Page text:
I called Jim and he said it was “better than I had hoped for.”

Things can be a little touchy when you are mixing artists that are doing it for the art.

Vince is going to make it happen as soon as possible.

Pleased with the results and feeling on a roll I went to visit the airport manager and propose flying in the Hollister Air Show. He asked for some material to show to the rest of the decision makers and we discussed my inability to receive compensation until I get my commercial and what it would take to manage the local FSDO. I left there quite pleased with the way the day was going with a lovely flight home ahead of me. I had a nice brunch at the Din a Ling café, picked up my gear and gassed her up.

The tetrahedron had made up its mind and we took off from runway 24 with a left crosswind departure to the South East. I stayed low all the way to Paso Robles to keep the 8kt tail wind.

Mission accomplished.

Thank you, Vance
 

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Vance

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A little more progress.

A little more progress.

Thank you Mark,

I loved the flight. It is prettier in the winter when the hills are a lush green and the river rushes swift and deep.

Here are a few pictures of the flight back and a short story of more progress


We climbed over the town and headed toward the little valley.

I played motorcycle staying low over the road and caressing her curves and ran her up down the long straights.

The farm lands gave way to short pine trees and then rolling hills.

It was not hard to get off track as we bobbed and weaved along the valley.


I was in the right place emotionally and overflowing with flying passion.

Every now and then we would get up into the sheer and it would get very confused and a little bumpy.

The low tail wind stayed with us all the way to Paso Robles.

We stopped in Paso Robles and the temperature had climbed to almost 100 degrees F.

As I filled her up a nice gentleman from Scotland came up with an earnest young man and offered us refuge from the heat and a free cold drink.

There was something special about this Scott and I took him up on his offer. He was partners in the FBO and although he had lived in New York for 25 years there was no question about his homeland.

I got to talking about my need for instrument training to get my commercial rating and he mentioned that his partner was a CFII in helicopters and fixed wings. He teaches in a Bell 47.

When his partner showed up we went through the FAR/AIM to find the requirements for Commercial Gyroplane. “We can manage that!” he said without hesitation and gave me a reading assignment.

I was on a roll and this had become a very productive day.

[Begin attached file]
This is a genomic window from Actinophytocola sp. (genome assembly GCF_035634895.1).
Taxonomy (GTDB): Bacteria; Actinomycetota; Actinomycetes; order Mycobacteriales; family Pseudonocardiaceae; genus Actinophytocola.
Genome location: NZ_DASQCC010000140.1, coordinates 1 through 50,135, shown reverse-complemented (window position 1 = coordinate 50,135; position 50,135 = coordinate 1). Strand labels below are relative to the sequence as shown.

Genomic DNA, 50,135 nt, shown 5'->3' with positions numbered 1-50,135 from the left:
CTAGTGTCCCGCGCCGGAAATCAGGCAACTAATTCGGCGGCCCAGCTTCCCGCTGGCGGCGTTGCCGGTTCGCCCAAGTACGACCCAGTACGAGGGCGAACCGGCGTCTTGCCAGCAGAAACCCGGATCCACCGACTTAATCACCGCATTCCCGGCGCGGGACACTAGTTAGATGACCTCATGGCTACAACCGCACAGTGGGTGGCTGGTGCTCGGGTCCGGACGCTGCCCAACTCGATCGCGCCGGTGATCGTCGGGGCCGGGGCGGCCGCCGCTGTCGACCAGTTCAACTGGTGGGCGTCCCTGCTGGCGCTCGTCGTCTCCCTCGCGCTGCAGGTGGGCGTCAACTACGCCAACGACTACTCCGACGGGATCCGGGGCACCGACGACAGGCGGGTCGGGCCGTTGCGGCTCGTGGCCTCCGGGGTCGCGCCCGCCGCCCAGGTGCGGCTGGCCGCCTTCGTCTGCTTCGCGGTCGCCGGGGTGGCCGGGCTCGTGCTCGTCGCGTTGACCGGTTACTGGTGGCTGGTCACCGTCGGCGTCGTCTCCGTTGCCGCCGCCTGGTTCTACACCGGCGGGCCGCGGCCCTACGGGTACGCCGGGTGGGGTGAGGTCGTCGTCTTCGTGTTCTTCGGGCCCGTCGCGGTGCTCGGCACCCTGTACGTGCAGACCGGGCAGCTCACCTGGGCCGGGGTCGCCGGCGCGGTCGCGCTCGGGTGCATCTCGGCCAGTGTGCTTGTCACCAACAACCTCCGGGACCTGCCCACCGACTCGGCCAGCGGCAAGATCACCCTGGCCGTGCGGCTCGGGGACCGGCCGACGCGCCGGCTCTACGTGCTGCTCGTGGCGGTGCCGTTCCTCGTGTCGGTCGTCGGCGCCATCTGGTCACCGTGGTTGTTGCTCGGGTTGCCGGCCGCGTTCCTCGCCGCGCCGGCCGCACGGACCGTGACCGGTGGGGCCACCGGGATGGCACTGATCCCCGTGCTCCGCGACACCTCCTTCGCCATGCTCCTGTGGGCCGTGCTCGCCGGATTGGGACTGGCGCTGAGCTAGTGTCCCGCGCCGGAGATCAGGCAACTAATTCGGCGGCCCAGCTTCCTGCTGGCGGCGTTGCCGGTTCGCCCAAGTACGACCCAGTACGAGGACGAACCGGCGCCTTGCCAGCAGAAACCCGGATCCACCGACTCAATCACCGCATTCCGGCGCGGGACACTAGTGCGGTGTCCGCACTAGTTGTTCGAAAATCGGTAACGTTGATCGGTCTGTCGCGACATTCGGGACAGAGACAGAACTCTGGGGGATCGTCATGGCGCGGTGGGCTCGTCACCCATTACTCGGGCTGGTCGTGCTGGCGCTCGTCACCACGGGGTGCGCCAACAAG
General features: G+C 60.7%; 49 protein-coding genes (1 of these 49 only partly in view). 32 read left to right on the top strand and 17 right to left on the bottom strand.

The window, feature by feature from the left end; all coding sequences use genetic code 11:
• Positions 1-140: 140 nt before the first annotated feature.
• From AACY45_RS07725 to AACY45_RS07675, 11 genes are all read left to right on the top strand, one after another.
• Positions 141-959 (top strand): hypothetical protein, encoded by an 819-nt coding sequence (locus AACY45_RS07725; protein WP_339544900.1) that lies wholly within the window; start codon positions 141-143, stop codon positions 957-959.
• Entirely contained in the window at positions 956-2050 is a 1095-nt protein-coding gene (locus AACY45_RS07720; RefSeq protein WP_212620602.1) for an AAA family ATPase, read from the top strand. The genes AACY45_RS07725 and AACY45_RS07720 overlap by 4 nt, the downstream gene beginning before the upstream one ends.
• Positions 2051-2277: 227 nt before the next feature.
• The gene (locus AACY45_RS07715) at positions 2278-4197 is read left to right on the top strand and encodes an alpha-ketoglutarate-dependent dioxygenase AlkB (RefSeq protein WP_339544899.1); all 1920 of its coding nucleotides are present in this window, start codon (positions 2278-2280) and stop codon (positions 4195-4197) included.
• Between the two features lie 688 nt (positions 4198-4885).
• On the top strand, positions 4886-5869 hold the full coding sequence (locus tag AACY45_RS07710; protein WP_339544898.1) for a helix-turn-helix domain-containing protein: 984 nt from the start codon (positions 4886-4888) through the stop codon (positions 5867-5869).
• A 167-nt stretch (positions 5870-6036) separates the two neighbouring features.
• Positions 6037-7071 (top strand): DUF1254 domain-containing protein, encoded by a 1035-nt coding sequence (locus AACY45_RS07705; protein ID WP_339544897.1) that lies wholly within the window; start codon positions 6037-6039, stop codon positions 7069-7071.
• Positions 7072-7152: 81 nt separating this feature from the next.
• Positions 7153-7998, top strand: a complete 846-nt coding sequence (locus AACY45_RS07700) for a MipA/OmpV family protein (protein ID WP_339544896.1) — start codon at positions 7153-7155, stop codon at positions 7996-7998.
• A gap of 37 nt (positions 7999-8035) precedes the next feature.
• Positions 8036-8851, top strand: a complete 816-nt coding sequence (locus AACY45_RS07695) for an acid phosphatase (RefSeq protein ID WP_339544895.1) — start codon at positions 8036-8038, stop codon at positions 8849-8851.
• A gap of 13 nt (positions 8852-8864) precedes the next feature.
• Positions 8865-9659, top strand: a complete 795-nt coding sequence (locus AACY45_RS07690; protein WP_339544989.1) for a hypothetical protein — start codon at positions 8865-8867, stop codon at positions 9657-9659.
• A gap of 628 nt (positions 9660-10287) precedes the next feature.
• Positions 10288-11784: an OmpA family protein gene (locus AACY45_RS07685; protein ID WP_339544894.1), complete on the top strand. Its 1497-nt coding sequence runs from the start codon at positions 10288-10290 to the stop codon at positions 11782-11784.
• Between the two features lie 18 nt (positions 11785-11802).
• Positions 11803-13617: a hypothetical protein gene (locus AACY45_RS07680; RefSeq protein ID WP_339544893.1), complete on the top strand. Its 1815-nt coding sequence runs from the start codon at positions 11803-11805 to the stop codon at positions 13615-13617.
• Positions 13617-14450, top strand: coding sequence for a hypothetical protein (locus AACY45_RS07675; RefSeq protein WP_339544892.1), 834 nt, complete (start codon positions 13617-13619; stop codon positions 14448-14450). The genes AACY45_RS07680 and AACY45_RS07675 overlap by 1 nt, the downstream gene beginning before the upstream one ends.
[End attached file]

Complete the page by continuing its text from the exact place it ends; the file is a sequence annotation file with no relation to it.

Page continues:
The flight back to SMX was icing on the cake.

The flight was 325 nautical miles at an average of 63kts with a top speed of 99kts.

It was a lovely day of flying.

Thank you, Vance
 

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gyrojake

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Well done Vance. Everything looks great.
Your an inspiration.
Can't wait to see her all together.Well thought out and unique.
Love the tail section.

~~JAKE~~
 

Vance

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Resolved conundrum.

Resolved conundrum.

Thank you Jake,

I wish you were more involved.

More than once I have asked; “how would Jake do it?”

Your solutions are so simple and elegant.

I am headed up to Greenwood the middle of next week.

We seemed to have resolved the “which comes first the empennage or the keel” conundrum.

Vince sent Jim a splash off the mold with the spars and ribs simulated and we feel we have a plan for the mount and the finish for the keel.

In a perfect world I will take the empennage mount back to Vince and we will have a finished empennage before we build the rear suspension so we can make a better guess on the CG.

Thank you, Vance
 

Vance

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An iterative conundrum!

An iterative conundrum!

My fantasy of taking the empennage parts to Vince didn’t come to fruition.

We keep thinking that we have the answer and then we don’t like it for some reason or come up with a better scheme.

Exactly how the empennage mounts has been an ongoing challenge. It is not that we can’t figure out how to do it. The challenge is we have different disciplines working on it and the one group is often not entirely comfortable with what the other group comes up with.

Fiberglass guys, Vince and Mike are concerned with the interface between the fiberglass and the metal because they don’t want the metal to cause the fiberglass to fail.